Bottoms Up! Research into Bowel Cancer Therapies Gain Funding Boost

Pharmaceutical Technology, Pharmaceutical Technology, July 2022, Volume 46, Issue 7

Dame Deborah James’ legacy and the millions raised through her campaigning will undoubtedly be a big boost to clinical research, ultimately providing new and promising treatments for bowel cancer patients.

In late June 2022, podcast presenter and campaigner Dame Deborah James passed away after battling stage IV bowel cancer for five years. James was diagnosed at the age of 35 and since that time had championed the cause to raise awareness of bowel cancer and funding to help research in the area (1).

Despite the sad news, James’ efforts in raising the profile of bowel cancer will definitely not go unsung. In fact, since James’ diagnosis in 2016, some promising developments in the field of bowel cancer therapies have already surfaced.

Promise of immunotherapies

Immunotherapies have been around since 2014 within the oncology sector and have seen therapeutic success in cancer patients, particularly checkpoint inhibitors when combined with chemotherapy (2). However, recent results of a small clinical trial, performed at the Memorial Sloan Kettering Cancer Center in the United States, have shown a 100% complete response rate in 14 patients after being treated with the immunotherapy dostarlimab as a first-line treatment for mismatch repair-deficient (MMRd) locally advanced rectal cancer (3). For this small study, the participants received dostarlimab alone at regular intervals for six months and as all those involved achieved a clinical complete response, none of the patients required follow up chemoradiation or surgery.

Waking up the viral response

Researchers from Queen’s University Belfast have stimulated a viral-like response within tumours to reawaken the body’s own defences, allowing for the immune system to attack the cancer cells and reducing the risk of the disease spreading (4). Currently, this research is in very early stages, but the scientists are designing a clinical trial to test the approach, and it is hoped that it could lead to new treatments that are targeted for bowel cancer in the future.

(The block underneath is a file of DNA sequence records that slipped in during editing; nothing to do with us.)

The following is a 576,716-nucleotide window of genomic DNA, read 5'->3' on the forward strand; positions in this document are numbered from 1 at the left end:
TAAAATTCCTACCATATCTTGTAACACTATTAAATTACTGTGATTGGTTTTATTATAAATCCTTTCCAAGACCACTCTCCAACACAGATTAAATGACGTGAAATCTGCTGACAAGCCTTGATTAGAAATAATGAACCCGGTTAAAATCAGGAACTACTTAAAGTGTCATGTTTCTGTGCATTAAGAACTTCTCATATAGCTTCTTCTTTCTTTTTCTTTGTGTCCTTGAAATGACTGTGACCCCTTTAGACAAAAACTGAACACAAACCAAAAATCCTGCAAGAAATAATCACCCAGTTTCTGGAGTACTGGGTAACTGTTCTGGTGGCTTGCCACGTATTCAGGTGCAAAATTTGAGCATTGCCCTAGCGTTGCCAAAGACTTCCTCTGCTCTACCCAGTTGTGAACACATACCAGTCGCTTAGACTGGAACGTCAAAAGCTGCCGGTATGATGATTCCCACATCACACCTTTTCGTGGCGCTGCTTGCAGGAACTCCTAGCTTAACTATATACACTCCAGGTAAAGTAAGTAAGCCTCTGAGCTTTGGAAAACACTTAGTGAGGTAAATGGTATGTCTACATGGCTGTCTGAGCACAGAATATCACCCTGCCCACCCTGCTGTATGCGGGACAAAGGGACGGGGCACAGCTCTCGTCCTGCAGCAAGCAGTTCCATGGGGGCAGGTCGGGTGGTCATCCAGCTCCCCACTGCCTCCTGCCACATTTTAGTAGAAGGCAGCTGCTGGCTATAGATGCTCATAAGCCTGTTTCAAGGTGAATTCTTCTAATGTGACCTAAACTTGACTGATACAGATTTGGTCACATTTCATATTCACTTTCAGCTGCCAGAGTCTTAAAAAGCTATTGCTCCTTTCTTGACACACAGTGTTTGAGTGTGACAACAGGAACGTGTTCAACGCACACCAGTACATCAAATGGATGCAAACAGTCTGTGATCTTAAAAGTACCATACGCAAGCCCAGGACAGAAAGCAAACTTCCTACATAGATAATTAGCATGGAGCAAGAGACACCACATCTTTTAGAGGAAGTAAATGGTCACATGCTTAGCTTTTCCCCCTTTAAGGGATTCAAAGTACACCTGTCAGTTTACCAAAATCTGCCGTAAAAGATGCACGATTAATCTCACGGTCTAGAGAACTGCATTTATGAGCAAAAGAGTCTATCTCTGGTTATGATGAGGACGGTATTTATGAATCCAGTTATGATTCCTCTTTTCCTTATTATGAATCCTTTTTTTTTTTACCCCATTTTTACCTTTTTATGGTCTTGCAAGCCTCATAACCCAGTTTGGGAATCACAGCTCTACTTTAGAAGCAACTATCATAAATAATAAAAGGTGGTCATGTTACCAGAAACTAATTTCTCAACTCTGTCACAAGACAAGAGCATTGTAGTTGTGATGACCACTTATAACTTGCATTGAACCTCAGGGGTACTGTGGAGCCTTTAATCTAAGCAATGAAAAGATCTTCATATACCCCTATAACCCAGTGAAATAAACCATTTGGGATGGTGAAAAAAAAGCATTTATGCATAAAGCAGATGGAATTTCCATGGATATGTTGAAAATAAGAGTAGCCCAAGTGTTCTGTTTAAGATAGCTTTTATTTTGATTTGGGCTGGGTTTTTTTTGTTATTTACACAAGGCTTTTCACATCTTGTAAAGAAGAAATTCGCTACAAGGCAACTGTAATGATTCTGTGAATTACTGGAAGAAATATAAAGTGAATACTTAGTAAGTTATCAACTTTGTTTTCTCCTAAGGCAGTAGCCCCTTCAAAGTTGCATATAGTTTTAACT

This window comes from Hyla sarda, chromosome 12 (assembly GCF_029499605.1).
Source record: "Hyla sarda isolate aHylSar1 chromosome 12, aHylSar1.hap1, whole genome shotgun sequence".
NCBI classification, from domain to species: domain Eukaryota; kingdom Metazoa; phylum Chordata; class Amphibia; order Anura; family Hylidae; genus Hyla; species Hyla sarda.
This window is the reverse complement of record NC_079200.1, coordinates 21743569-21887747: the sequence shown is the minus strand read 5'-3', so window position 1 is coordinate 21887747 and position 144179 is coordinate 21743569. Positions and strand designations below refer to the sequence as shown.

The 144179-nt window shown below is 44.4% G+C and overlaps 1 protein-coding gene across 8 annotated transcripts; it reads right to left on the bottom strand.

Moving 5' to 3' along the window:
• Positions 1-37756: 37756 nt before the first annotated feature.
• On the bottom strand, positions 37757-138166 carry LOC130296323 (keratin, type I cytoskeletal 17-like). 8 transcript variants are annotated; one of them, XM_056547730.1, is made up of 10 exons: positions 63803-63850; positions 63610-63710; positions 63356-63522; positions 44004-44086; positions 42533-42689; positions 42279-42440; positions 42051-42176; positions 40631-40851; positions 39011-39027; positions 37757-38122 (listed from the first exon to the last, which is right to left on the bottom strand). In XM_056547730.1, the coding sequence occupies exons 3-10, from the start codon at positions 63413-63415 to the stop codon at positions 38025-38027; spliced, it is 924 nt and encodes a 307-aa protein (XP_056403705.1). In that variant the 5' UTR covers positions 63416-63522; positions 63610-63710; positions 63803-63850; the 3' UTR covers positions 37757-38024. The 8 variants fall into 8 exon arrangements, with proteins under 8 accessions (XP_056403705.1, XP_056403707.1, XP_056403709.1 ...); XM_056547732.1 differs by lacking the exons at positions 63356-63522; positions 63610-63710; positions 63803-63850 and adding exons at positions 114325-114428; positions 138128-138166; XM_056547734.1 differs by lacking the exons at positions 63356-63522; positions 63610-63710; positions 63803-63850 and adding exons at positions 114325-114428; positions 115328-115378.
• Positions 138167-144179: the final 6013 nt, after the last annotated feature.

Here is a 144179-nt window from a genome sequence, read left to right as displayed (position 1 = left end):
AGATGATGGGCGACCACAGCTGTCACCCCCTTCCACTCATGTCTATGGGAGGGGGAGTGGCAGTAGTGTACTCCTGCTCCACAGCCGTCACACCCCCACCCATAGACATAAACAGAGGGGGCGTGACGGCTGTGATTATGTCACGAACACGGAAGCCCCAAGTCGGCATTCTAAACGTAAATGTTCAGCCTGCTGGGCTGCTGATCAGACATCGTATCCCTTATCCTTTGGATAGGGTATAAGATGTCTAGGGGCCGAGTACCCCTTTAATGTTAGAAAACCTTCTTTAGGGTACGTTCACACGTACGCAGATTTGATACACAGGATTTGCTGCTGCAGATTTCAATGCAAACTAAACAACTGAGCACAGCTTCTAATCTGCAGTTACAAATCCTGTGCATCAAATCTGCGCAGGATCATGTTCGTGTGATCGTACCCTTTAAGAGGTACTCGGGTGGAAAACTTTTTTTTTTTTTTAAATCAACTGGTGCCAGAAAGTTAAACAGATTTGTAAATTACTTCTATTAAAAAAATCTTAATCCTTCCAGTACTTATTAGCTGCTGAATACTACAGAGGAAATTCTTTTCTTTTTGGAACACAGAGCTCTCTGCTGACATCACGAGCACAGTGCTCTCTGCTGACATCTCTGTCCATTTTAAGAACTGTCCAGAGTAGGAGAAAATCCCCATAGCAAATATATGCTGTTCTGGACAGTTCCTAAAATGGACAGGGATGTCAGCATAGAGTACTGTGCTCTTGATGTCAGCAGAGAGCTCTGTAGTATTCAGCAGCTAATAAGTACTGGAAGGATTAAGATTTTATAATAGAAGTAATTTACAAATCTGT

Inhibiting tumour growth

In a slightly earlier study, the results of which were presented in September 2021, university researchers from the United Kingdom found that it was possible to slow tumour growth in bowel cancer patients through treatment with a small-molecule, protein-inhibitor drug, adavosertib (5). Although this trial was also small and further research in larger patient populations is required, the results are still encouraging because a subset of patients involved had tumours with two common mutations—representing a third of all bowel cancer patients.

Raising millions

Through her work, James has raised millions of pounds, which is continuing to rise posthumously and has reached, at the time of writing, more than £7 million. With the support of Cancer Research UK, the monies raised will be used to fund clinical trials and research into personalized medicine, as well as continuing to raise awareness of cancer.

Dame Deborah Anne James 1981–2022

References

1. R. Williams, “Dame Deborah James Dies Age 40 After Cancer Battle,” Manchester Evening News, 28 June 2022.
2. D. Crow, “Big Pharma on Mission to Bring Immunotherapy to More Patients,” Financial Times, 1 June 2018.
3. Memorial Sloan Kettering Cancer Center, “ASCO 2022: 100% Complete Response Rate in MMRd Locally Advanced Rectal Cancer Seen in Pivotal ‘Immunoablative’ Neoadjuvant Immunotherapy Clinical Trial,” Press Release, 5 June 2022.
4. Queen’s University Belfast, “Scientists Awaken Viral Response to Target Bowel Cancer,” Press Release, 27 April 2022.
5. NIHR, “New Drug Shows Promise in Slowing Growth of Bowel Cancer,” Press Release, 20 Sep. 2021.

About the author

Felicity Thomas is the European/senior editor for Pharmaceutical Technology Group.

Article details

Pharmaceutical Technology Europe
Vol. 34, No. 7
July 2022
Page: 6

Citation

When referring to this article, please cite it as F. Thomas, “Bottoms Up!” Pharmaceutical Technology Europe 34 (7) 2022.